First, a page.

Getting started

Let’s begin with trivial blog posts in the SQLite database. This tutorial will get you started with a basic CRUD entity and a minimal Smalldb setup. Keep in mind the Smalldb framework implements only a model layer in an MVC application, so after this introduction, you will likely wish to use your favorite framework to implement everything else.

This tutorial is for Smalldb version 0.8 and older, designed in the ages of PHP 5.

The upcoming version 0.9 will introduce a new fully type hinted API for PHP 7.4.


Step 1: Composer.json

For the start we will need two components of the Smalldb Framework: libsmalldb and Flupdo. The libsmalldb is the heart of the framework, which implements the statemachines infrastructure. Flupdo is simple SQL query builder used by the libsmalldb.

Create the following composer.json and run composer update. It should download libsmalldb and its dependencies. Flupdo is an optional dependency which we will need to access a database.

    "name": "smalldb/hello-world",
    "description": "Hello world example",
    "require": {
        "smalldb/libsmalldb": ">=0.5",
        "smalldb/flupdo": "*"

Now all libraries and Composer’s autoloader should be in place.

Symfony Bundle (optional)

You may also use Symfony bundle to integrate Smalldb into your Symfony application. See bundle documentation for details.

Step 2: Database setup

To keep this tutorial as simple as possible, we will use trivial SQLite database. However, with few adjustments, this will work on MySQL too.

For now we will create a simple blogpost table in a new data/database.sqlite file. Run mkdir data, sqlite3 data/database.sqlite and copy–paste the following SQL query (then type .quit to terminate the SQLite client):

-- SQLite syntax
CREATE TABLE blogpost (
    publishTime INTEGER NOT NULL, -- MySQL: use TIMESTAMP

Make sure both the data directory and data/database.sqlite are writable by your HTTP server.

Now we should have a place to store our blog posts.

Step 3: Initialize Smalldb backend

Note: The upcoming version 0.9 will replace Smalldb backends with Smalldb machine providers and set up the framework initialization around a DI container.

Smalldb backend is a starting point of Smalldb API. It acts as both a factory and a proxy, and it maintains context resources like a database connection.

We will use JsonDirBackend class which load state machine definitions from a single directory of JSON files. So create the directory:

mkdir statemachine

Also, the Smalldb backend needs a Flupdo instance to access the SQLite database. Flupdo is a query builder built on top of PDO.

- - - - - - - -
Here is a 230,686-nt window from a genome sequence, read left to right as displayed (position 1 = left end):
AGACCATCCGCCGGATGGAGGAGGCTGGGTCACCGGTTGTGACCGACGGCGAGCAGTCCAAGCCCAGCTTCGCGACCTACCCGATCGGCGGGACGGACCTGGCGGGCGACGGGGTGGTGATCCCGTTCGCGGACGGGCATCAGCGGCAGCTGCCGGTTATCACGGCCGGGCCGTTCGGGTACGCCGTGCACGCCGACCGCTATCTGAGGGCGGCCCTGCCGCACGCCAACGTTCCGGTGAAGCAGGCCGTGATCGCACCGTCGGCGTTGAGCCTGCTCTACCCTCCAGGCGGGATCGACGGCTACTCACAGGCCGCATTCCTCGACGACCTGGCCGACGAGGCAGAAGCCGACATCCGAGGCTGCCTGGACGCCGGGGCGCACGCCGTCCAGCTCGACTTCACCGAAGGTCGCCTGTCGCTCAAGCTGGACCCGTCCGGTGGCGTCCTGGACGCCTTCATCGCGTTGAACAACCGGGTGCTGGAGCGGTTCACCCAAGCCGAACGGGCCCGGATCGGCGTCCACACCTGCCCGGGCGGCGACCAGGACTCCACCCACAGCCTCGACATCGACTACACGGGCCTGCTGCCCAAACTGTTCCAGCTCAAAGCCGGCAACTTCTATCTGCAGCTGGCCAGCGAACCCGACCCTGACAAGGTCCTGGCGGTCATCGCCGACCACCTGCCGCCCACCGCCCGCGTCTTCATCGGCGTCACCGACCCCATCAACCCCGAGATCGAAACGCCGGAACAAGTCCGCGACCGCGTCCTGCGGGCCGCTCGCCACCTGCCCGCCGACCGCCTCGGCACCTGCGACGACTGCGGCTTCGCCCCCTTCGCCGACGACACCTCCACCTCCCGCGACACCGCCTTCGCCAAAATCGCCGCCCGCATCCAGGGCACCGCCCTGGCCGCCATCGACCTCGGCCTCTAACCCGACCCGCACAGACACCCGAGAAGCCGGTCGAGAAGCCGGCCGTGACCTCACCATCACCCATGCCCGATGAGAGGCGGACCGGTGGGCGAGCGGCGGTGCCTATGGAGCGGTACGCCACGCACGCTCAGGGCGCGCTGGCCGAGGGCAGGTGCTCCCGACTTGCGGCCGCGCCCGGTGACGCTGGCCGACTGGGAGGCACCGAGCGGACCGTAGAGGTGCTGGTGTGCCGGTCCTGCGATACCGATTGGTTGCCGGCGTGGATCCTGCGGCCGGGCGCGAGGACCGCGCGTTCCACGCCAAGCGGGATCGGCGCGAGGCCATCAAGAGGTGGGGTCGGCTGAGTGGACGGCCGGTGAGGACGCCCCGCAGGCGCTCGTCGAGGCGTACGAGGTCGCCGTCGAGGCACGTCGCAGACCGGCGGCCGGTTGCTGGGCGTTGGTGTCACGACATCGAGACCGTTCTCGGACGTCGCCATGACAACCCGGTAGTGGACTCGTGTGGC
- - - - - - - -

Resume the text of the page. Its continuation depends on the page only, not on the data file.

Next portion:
Create the following index.php:

require __DIR__.'/vendor/autoload.php';

// Make errors visible in this sandbox
ini_set('display_errors', true);

// Initialize Flupdo, parameters are the same as for PDO
$flupdo = new \Smalldb\Flupdo\Flupdo('sqlite:data/database.sqlite',

// Initialize Smalldb backend
$smalldb = new \Smalldb\StateMachine\JsonDirBackend(
	[ 'base_dir' => __DIR__.'/statemachine' ],
	[ 'database' => $flupdo, 'auth' => new \Smalldb\StateMachine\Auth\AllowAllAuth() ],

The AllowAllAuth class tells individual state machines that everything is allowed for everyone. We will return to this on Security page.

Running the index.php now should produce no output and throw no exceptions.

Now we should have Smalldb backend ready.

Step 4: Define the blog post state machine

The Smalldb represents each entity using a state machine. It may sound like overkill for trivial entities, but it is very useful when an entity grows complicated, and it is better to have unified API for all entities. For the trivial entities, the Smalldb has FlupdoCrudMachine class, which implements common CRUD operations, so the definition of such entity is trivial as well.

Create the following statemachine/blogpost.json file to define the blog post state machine:

    "class": "\\Smalldb\\StateMachine\\FlupdoCrudMachine",
    "table": "blogpost"

Now we should have the state machine defined and ready for use.


Step 5: Render state diagrams

Smalldb can visualize defined state machines using Graphviz. Smalldb machine generates description of the diagram and Graphviz render it to a picture.

State diagram of the blog post state machine is defined within the FlupdoCrudMachine class. To obtain the state diagram, add following line to index.php:

// Initialize as before
// ...

echo $smalldb->getMachine('blogpost')->exportDot();

Now the index.php should generate state diagram in Graphviz Dot syntax. Use php index.php | dot -Tsvg -o blogpost.svg to render it to SVG file (you can get PNG or PDF too):

blog post state diagram

Use the following PHP code to make visualization automatic for all defined state machines. It is useful to keep this aside of your experiments to see whether the state machine definitions are correct.